Tuesday, August 24, 2010

September 5 Sermon - Part Three

In this post, I'll be checking out the commentaries on my text, Luke 14:25-33.

I'll start with the post over on Working Preacher. I really appreciated Dr. Brown's approach to the text. She begins, "We live in a market driven society, so it is not surprising that we feel the urge to 'sell' Christianity in the marketplace of competing ideas and ways of life. Yet, when Christian mission is shaped toward the 'sell' mentality, it more often than not becomes a 'low-cost' and 'low-risk' commodity. How else will we persuade others to receive the faith, if not by coming in with a lower or better offer? But is the Christian faith really a low-cost, low-risk endeavor? The lectionary text for this week, Luke 14:25-33, offers a challenge to a market driven approach to Christian mission." Wow - talk about economic and spiritual implications!

She goes on to address the troubling demand of "hating" one's family and one's own life, lifting up the hyperbolic and perhaps idiomatic language. Then she analyzes the parables of the tower and the king, concluding that "Jesus extols a commitment to finishing the discipleship journey once begun or not beginning it at all. Following Jesus is an all or nothing proposition." Rather than quote the entire commentary to you, I'll let you check it out yourself (click on the link above, then click the tab labeled "Gospel").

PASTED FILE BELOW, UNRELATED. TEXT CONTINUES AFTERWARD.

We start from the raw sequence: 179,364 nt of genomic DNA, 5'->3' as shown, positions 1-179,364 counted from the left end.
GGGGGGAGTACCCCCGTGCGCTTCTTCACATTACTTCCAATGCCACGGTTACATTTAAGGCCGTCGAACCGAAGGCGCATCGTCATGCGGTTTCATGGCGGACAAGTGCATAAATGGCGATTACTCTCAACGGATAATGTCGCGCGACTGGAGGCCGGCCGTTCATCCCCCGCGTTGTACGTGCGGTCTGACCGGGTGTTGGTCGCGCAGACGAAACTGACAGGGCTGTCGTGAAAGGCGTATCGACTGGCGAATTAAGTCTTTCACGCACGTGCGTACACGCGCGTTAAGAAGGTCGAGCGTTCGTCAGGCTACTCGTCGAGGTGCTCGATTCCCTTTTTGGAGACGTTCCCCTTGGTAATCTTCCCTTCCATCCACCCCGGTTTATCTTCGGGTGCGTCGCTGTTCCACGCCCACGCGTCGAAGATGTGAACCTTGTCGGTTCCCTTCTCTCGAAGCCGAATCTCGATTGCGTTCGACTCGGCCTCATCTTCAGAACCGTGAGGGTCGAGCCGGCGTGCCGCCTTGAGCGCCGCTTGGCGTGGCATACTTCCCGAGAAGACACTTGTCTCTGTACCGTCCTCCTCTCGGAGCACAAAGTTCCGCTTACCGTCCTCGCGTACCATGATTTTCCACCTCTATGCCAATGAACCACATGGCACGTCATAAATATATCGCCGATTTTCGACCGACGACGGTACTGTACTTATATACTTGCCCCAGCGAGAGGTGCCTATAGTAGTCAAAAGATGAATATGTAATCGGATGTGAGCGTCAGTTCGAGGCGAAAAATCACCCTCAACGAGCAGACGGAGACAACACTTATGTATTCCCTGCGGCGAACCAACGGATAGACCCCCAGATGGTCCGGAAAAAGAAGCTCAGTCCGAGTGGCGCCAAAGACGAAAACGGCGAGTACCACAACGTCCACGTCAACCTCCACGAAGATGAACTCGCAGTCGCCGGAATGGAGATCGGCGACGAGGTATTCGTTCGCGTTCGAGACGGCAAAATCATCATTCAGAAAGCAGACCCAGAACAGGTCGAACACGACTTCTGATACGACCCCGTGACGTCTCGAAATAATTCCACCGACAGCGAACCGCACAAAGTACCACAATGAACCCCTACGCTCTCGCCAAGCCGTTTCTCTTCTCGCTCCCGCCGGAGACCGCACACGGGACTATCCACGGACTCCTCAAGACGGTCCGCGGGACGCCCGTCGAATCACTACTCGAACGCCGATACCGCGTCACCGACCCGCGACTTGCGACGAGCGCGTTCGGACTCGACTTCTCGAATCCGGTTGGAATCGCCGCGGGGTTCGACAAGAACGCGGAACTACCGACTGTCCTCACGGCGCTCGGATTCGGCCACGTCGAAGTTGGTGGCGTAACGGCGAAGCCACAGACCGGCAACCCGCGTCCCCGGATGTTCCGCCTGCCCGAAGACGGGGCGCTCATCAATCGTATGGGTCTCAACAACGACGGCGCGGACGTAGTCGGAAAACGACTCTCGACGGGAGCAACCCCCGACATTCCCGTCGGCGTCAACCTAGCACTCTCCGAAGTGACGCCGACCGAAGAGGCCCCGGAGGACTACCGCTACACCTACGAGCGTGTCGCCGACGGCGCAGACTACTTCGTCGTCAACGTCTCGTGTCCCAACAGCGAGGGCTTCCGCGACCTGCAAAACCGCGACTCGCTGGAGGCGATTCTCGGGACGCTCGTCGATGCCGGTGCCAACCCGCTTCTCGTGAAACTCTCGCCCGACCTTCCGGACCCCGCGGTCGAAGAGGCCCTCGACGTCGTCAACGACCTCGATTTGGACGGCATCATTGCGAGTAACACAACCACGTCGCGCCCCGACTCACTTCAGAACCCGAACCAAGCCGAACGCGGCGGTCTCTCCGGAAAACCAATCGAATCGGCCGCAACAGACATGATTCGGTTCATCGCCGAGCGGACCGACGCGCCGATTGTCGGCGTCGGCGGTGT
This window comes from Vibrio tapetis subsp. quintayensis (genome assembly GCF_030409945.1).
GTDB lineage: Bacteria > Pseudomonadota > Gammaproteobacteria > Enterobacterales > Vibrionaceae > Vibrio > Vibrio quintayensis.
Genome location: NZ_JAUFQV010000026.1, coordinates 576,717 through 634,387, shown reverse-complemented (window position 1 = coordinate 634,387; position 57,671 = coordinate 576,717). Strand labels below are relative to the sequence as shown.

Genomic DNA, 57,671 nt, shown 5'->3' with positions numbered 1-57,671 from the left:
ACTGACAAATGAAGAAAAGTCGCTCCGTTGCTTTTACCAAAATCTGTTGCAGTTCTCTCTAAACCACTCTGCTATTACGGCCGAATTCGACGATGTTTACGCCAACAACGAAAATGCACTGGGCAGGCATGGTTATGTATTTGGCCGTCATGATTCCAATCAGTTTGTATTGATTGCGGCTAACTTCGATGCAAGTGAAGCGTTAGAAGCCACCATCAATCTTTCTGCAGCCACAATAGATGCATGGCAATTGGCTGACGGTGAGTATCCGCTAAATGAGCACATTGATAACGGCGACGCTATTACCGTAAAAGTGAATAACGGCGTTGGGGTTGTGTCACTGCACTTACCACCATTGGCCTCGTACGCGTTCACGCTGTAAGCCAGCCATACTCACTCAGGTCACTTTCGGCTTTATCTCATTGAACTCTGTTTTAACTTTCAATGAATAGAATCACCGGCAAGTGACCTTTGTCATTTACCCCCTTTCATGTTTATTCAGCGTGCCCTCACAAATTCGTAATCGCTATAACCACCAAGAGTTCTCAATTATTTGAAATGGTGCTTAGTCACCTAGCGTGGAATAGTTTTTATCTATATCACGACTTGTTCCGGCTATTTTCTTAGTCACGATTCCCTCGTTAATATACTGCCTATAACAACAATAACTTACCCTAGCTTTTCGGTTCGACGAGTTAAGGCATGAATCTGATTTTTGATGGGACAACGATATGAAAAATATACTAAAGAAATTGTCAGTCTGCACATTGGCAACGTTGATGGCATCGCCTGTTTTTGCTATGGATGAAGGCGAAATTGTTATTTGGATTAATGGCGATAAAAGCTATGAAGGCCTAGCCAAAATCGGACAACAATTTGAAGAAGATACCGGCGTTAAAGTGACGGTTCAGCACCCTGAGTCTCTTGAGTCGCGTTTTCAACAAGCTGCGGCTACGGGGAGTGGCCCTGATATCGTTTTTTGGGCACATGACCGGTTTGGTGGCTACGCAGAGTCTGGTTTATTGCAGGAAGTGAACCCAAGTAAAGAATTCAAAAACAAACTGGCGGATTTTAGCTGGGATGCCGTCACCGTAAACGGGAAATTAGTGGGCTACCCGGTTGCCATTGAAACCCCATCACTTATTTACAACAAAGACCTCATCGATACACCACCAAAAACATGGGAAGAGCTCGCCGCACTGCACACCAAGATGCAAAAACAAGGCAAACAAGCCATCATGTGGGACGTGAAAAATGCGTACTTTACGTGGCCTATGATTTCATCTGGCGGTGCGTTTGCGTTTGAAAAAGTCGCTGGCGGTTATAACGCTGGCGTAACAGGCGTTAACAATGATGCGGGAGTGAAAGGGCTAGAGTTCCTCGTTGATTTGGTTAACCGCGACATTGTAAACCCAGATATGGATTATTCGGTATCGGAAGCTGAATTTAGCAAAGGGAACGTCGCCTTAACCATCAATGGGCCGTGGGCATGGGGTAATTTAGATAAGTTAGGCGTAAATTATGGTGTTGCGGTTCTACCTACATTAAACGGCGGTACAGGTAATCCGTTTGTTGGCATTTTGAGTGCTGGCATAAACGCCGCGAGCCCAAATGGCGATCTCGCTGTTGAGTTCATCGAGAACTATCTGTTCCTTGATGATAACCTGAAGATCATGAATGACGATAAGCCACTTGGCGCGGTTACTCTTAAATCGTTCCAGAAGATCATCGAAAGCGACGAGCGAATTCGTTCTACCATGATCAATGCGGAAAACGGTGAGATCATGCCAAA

I also read Joseph Fitzmyer's Anchor Bible commentary. Fitzmyer compares Luke's version to Matthew's, as well as to similar sayings in the Gospel of Thomas. He makes an analysis of sources and form. He notes that "Verse 33 . . . is a conclusion to this passage, which has been composed by Luke, in order to add a further condition of discipleship, his favorite idea of disposing of material possessions." He also identifies two other specific conditions of discipleship: the willingness to leave family ties and the willingness to face radical self-denial. "In addition, [Luke] casts these conditions of discipleship in a demand for serious consideration . . . The engagement is not to be undertaken lightly." With regard to the giving up of possessions, Fitzmyer writes, "In these parables Jesus counsels the disciple to consider seriously what forces and resources the would-be disciple has. But the added condition in v. 33 counsels renunciation of all the material possessions that one has. Note the contrast: what one has in the former sense is infinitely more important than what one has in the latter."

Meanwhile, over in Joel Green's commentary (part of the New International Commentary on the New Testament), Green links this pericope to what has come before. He writes, "Particularly in Jesus' story of the great banquet (vv 15-24), he had introduced the possibility that one's ties to possessions and family might disqualify one from enjoying the feast. As Jesus turns to address the crowds traveling with him, he lists allegiance to one's family network and the shackles that constitute one's possessions as impediments to authentic discipleship." I appreciate his emphasis on transformation: "The conversion that characterizes genuine discipleship is itself generative, giving rise to new forms of behavior."